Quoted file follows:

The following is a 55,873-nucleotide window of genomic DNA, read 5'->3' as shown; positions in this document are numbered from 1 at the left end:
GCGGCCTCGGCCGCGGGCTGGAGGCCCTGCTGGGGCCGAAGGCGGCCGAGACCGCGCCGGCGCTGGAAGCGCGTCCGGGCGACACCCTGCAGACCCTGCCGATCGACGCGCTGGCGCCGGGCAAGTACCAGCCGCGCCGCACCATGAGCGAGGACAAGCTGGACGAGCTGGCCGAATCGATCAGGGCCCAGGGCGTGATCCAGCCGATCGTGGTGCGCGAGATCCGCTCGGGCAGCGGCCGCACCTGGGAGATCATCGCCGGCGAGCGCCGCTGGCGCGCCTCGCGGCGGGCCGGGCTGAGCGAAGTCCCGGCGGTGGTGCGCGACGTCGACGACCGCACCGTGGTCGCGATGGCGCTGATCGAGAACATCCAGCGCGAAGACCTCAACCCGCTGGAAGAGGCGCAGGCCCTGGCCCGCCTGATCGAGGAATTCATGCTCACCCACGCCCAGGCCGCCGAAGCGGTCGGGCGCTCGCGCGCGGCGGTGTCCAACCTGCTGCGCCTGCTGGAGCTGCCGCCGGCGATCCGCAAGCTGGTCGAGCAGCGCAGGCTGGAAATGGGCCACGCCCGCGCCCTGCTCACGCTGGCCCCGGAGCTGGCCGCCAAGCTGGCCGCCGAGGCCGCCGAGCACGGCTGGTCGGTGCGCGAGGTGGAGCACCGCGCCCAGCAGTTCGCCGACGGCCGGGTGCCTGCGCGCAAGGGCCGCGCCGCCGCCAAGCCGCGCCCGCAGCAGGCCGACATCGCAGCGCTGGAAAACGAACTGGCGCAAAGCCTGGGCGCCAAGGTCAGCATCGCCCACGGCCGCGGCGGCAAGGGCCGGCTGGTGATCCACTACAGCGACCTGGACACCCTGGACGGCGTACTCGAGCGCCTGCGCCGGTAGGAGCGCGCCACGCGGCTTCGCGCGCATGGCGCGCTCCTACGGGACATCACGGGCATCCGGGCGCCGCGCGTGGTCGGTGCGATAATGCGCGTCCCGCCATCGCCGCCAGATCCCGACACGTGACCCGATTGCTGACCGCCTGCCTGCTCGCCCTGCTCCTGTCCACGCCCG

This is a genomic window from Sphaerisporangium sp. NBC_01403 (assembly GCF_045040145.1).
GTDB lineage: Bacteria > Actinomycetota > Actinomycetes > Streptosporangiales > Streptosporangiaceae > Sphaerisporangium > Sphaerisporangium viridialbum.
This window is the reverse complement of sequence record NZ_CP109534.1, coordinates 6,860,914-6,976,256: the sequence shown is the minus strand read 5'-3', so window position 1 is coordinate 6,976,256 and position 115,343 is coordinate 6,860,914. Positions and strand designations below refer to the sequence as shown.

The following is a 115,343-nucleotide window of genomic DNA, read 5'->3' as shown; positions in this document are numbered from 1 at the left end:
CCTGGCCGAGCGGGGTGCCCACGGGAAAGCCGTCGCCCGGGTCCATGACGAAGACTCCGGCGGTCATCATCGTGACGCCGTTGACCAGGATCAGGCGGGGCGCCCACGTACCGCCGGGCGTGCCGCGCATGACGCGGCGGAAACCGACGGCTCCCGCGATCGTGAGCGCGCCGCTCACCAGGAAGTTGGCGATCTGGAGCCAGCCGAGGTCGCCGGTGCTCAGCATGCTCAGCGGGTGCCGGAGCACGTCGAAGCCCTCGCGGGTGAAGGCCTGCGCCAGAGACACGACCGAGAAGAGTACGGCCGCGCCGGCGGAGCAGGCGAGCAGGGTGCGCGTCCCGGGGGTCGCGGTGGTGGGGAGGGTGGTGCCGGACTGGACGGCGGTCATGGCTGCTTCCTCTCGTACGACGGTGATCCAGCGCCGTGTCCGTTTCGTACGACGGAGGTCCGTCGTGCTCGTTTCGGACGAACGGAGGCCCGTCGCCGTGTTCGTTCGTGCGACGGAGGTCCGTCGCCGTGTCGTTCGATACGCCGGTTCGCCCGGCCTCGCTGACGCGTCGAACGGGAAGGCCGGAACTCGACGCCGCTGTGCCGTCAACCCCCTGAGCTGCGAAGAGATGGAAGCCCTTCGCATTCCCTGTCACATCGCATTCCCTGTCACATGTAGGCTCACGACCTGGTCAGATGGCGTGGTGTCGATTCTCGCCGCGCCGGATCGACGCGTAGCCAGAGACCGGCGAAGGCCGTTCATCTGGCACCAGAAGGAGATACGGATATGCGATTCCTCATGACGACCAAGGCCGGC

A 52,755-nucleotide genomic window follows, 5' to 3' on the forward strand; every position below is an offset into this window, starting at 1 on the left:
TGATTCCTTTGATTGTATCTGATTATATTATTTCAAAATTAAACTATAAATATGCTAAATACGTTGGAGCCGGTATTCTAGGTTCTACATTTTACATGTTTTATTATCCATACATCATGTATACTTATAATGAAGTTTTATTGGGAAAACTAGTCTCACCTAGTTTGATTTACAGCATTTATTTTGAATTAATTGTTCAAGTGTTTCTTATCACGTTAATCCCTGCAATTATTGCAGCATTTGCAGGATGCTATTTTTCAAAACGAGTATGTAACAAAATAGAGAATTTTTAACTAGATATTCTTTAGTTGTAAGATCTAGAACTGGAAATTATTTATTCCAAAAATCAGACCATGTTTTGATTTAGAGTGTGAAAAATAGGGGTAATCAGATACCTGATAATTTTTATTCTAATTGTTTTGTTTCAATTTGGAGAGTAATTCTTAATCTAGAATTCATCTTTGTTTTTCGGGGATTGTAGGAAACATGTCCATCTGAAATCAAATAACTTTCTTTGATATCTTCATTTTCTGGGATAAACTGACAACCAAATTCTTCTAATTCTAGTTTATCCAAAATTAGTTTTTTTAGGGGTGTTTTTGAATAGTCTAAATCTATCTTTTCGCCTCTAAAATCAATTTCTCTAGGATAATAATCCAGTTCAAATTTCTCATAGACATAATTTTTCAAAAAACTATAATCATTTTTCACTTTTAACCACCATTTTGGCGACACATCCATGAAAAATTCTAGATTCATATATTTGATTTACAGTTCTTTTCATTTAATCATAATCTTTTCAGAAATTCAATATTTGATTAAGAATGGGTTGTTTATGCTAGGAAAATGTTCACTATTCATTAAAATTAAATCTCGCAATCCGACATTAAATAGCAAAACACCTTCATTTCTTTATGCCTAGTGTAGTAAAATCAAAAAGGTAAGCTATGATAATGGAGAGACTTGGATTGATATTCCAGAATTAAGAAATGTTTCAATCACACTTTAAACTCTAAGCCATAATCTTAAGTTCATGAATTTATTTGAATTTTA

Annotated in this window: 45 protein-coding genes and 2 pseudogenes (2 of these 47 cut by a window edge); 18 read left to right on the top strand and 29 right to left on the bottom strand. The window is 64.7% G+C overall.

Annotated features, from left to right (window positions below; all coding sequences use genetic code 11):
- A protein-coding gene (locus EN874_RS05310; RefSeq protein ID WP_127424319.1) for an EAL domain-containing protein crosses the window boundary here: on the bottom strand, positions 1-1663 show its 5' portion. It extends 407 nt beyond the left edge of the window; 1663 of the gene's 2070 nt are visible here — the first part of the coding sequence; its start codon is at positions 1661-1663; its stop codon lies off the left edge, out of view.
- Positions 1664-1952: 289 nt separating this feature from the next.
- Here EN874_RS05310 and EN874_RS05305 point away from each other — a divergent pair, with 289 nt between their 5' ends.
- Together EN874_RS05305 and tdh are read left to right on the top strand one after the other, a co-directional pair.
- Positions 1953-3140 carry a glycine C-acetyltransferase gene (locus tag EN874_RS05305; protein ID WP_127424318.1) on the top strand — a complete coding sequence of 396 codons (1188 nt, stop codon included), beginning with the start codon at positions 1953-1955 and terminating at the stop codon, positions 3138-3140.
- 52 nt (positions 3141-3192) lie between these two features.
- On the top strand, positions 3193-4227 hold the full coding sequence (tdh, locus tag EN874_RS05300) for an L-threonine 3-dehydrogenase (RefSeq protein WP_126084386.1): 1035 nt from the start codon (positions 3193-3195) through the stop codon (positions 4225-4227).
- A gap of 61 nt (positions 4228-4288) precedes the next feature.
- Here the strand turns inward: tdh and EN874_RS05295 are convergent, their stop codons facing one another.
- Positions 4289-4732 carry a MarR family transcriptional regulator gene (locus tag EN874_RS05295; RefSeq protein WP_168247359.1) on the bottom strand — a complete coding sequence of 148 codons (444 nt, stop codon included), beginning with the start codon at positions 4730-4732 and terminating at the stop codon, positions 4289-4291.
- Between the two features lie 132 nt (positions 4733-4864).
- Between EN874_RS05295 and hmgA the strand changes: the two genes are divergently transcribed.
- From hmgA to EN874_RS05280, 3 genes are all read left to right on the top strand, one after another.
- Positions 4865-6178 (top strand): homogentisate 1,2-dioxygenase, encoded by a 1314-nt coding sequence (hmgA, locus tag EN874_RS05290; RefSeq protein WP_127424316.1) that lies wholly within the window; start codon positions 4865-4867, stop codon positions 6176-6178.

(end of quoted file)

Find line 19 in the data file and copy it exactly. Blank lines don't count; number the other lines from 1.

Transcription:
- A gap of 61 nt (positions 4228-4288) precedes the next feature.